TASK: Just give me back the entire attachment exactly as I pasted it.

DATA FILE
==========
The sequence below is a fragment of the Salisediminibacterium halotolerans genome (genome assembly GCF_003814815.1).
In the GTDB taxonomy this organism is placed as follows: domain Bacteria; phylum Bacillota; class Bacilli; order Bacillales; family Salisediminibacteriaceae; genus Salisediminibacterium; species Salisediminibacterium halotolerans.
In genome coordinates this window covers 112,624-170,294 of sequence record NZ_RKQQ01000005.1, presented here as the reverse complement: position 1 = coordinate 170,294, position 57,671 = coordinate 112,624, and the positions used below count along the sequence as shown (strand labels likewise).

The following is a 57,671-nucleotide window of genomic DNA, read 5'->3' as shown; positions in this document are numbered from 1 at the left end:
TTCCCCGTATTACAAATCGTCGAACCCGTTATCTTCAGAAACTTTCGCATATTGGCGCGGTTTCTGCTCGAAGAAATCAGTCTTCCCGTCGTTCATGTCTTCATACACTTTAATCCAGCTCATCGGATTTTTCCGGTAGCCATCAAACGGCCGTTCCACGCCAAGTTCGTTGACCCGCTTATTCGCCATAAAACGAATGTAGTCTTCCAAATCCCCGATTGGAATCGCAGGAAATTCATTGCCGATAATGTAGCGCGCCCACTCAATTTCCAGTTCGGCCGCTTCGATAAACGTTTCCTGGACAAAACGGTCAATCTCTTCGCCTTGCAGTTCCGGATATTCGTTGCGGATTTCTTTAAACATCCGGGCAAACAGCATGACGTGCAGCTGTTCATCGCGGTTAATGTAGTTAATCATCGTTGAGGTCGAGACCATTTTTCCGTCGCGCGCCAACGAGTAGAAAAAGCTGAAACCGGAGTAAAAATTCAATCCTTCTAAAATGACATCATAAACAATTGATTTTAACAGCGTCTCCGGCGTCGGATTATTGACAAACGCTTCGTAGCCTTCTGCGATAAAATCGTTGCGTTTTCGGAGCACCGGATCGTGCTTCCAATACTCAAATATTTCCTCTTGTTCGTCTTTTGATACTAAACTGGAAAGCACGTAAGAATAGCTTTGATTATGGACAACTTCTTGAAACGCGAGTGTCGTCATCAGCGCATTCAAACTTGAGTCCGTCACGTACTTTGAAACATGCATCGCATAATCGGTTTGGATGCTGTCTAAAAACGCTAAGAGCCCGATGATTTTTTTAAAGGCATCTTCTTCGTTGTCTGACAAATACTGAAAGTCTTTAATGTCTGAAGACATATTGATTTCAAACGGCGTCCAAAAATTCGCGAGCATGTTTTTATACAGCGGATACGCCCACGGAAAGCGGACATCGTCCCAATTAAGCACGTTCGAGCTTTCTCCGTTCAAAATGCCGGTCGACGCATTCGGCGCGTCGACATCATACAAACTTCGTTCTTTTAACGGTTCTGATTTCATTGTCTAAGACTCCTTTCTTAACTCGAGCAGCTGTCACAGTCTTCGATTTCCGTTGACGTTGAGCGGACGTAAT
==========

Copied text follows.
The sequence below is a fragment of the Salisediminibacterium halotolerans genome (genome assembly GCF_003814815.1).
In the GTDB taxonomy this organism is placed as follows: domain Bacteria; phylum Bacillota; class Bacilli; order Bacillales; family Salisediminibacteriaceae; genus Salisediminibacterium; species Salisediminibacterium halotolerans.
In genome coordinates this window covers 112,624-170,294 of sequence record NZ_RKQQ01000005.1, presented here as the reverse complement: position 1 = coordinate 170,294, position 57,671 = coordinate 112,624, and the positions used below count along the sequence as shown (strand labels likewise).

The following is a 57,671-nucleotide window of genomic DNA, read 5'->3' as shown; positions in this document are numbered from 1 at the left end:
TTCCCCGTATTACAAATCGTCGAACCCGTTATCTTCAGAAACTTTCGCATATTGGCGCGGTTTCTGCTCGAAGAAATCAGTCTTCCCGTCGTTCATGTCTTCATACACTTTAATCCAGCTCATCGGATTTTTCCGGTAGCCATCAAACGGCCGTTCCACGCCAAGTTCGTTGACCCGCTTATTCGCCATAAAACGAATGTAGTCTTCCAAATCCCCGATTGGAATCGCAGGAAATTCATTGCCGATAATGTAGCGCGCCCACTCAATTTCCAGTTCGGCCGCTTCGATAAACGTTTCCTGGACAAAACGGTCAATCTCTTCGCCTTGCAGTTCCGGATATTCGTTGCGGATTTCTTTAAACATCCGGGCAAACAGCATGACGTGCAGCTGTTCATCGCGGTTAATGTAGTTAATCATCGTTGAGGTCGAGACCATTTTTCCGTCGCGCGCCAACGAGTAGAAAAAGCTGAAACCGGAGTAAAAATTCAATCCTTCTAAAATGACATCATAAACAATTGATTTTAACAGCGTCTCCGGCGTCGGATTATTGACAAACGCTTCGTAGCCTTCTGCGATAAAATCGTTGCGTTTTCGGAGCACCGGATCGTGCTTCCAATACTCAAATATTTCCTCTTGTTCGTCTTTTGATACTAAACTGGAAAGCACGTAAGAATAGCTTTGATTATGGACAACTTCTTGAAACGCGAGTGTCGTCATCAGCGCATTCAAACTTGAGTCCGTCACGTACTTTGAAACATGCATCGCATAATCGGTTTGGATGCTGTCTAAAAACGCTAAGAGCCCGATGATTTTTTTAAAGGCATCTTCTTCGTTGTCTGACAAATACTGAAAGTCTTTAATGTCTGAAGACATATTGATTTCAAACGGCGTCCAAAAATTCGCGAGCATGTTTTTATACAGCGGATACGCCCACGGAAAGCGGACATCGTCCCAATTAAGCACGTTCGAGCTTTCTCCGTTCAAAATGCCGGTCGACGCATTCGGCGCGTCGACATCATACAAACTTCGTTCTTTTAACGGTTCTGATTTCATTGTCTAAGACTCCTTTCTTAACTCGAGCAGCTGTCACAGTCTTCGATTTCCGTTGACGTTGAGCGGACGTAAT